The Trinity – Introduction

For the past couple of months I’ve been doing a good deal of thinking regarding two critical issues: 1) Is Jesus God and 2) which relates to the first, is the Trinity a valid conclusion based on NT teachings?

I’m under no delusion that this subject has been dealt with by far superior minds than mine. But my point and objective is not to deal with the topics in relation to those minds. My objective is to come to a satisfactory resolution of how I approach the subject in order to settle the issue in my mind. I have no desire to “compete” with others although I am attempting to learn and be challenged by their thoughts and teachings.

Having read several resources on the subject, I’ve come to an initial conclusion that their explanation of the subjects at hand are far from conclusive. In many regards, they serve only to use logic and texts that serve to confuse the issue and not clarify it.

The issues that nag me on these two topics are many. Here are just a few:

  • Why didn’t Jesus plainly state he was God? There were ample opportunities for such. The Gospel of John’s prologue certainly seem speak to the issue from John’s perspective, but not Christ’s.
  • Jesus is never referred to as “God the son” – but always as the “Son of God” or the “Son of Man” in the Gospels.
  • In the Gospels God does not refer to Jesus as other than His “beloved Son.”
  • The Apostles don’t seem to speak to the issue of the “trinity.”  There are references we’ll look at which seem to indicate a trinitarian view, but nothing is clearly stated for an issue that seems so central to the Christian faith.
  • Contrary views such as modalism seem to have merit based on what the scripture teaches but seem very threatening (viewed as heresy) to the idea of the trinity and I’m not sure I understand the threat.
  • How can Jesus be at the “right hand of God” and still be God? In other words, how can God be at the right hand of himself. This seems like such a paradox that needs more than a trite explanation.
  • Does believing in Christ mean one believes in him as God?  Or is it primarily believing in him as the Messiah?  This seems to me to be a crucial point in the discussion.
  • Do the references of Jesus as having been given power and authority from God necessitate his equality with God?
  • Having once determined the concept of the trinity – some three hundred years after the life and ministry of Christ – is it then fair to go back to the text and read that “understanding” into the text?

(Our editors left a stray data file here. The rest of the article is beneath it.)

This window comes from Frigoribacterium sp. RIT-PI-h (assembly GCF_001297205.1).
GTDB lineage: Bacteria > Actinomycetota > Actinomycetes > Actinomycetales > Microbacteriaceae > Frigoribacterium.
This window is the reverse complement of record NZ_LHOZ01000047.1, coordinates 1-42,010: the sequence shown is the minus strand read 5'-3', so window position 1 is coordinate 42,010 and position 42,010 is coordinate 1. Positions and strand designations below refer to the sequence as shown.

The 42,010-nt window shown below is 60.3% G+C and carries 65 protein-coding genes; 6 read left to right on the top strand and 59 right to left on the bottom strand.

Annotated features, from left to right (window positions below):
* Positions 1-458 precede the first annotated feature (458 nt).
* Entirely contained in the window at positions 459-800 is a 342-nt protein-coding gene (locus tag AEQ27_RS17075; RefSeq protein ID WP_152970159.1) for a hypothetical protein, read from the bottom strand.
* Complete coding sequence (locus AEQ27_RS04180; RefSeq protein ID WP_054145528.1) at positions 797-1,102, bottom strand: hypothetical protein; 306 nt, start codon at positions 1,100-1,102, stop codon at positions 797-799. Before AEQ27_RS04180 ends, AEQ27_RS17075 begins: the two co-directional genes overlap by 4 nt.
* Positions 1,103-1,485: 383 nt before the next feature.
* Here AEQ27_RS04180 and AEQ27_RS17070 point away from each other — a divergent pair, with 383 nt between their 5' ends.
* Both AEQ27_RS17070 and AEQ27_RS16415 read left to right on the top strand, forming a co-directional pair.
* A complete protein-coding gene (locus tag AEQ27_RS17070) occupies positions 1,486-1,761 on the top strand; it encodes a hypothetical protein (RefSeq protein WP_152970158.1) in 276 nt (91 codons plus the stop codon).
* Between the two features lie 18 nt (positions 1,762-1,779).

• As noted earlier, John 1:1ff exposes John’s belief that Jesus is both transcendent and the mediator of creation. His statement that the Logos was God  and “He was in the beginning with God (v.2)” are strong indicators that either John saw Jesus as God or equal with God.  But then when we look at John’s stated purpose for penning the gospel it was so people would believe that “Jesus is the Christ, the son of God.”  Not God the son, not Jesus is God, but that Jesus is the Messiah, the very son of God.  Those indicators need to be reconciled.
  • Also in John, it is recorded that Thomas’s confession, when convinced of Jesus’ resurrection, responds with “My Lord and my God (2o:28).”   Does that statement mark a revelation that only Thomas had in using Lord and God as though they are equal?  Or was it simply an overwhelming admission of awe for the one raised from the dead?

I reckon this provides enough fodder for a beginning study of this topic. But it’s only the beginning.  In addition, it’s important to note again that this study is not about deep theological nuances that only the experts in Greek and those who have Doctor of Theology after their name can capture.  It’s about understanding scripture the way any common man would understand it using tools available to anyone anywhere. That does not mean I intend to dismiss the thoughts of the “specialists.” I simply intend to give them equal footing with those of us who must wrestle with the text to find its meaning.  Having said that, I’ll confess I strongly intend to pick the brain of my son in-law – who indeed has his doctorate and finds Trinitarianism one of his favorite topics.

I hope you’ll join me when you can and comment often.  Please be kind enough to check your preconceived notions at the door and let the text and the evidence speak for itself.



Filed under Bible, Bible Study, Faith, God, God the Father, God's Word, Gospel of John, Gospels, Jesus Christ, scripture

5 responses to “The Trinity – Introduction

  1. Joud

    Dear Sir, I must admit that you raise interesting questions, however I am not of the Christian faith to be able to discuss your points from the Christian point of view. If you are interested I can tell you the Islamic point of view. If you are not interested please stop reading now.

    Jesus was a messenger just like Muhammad was.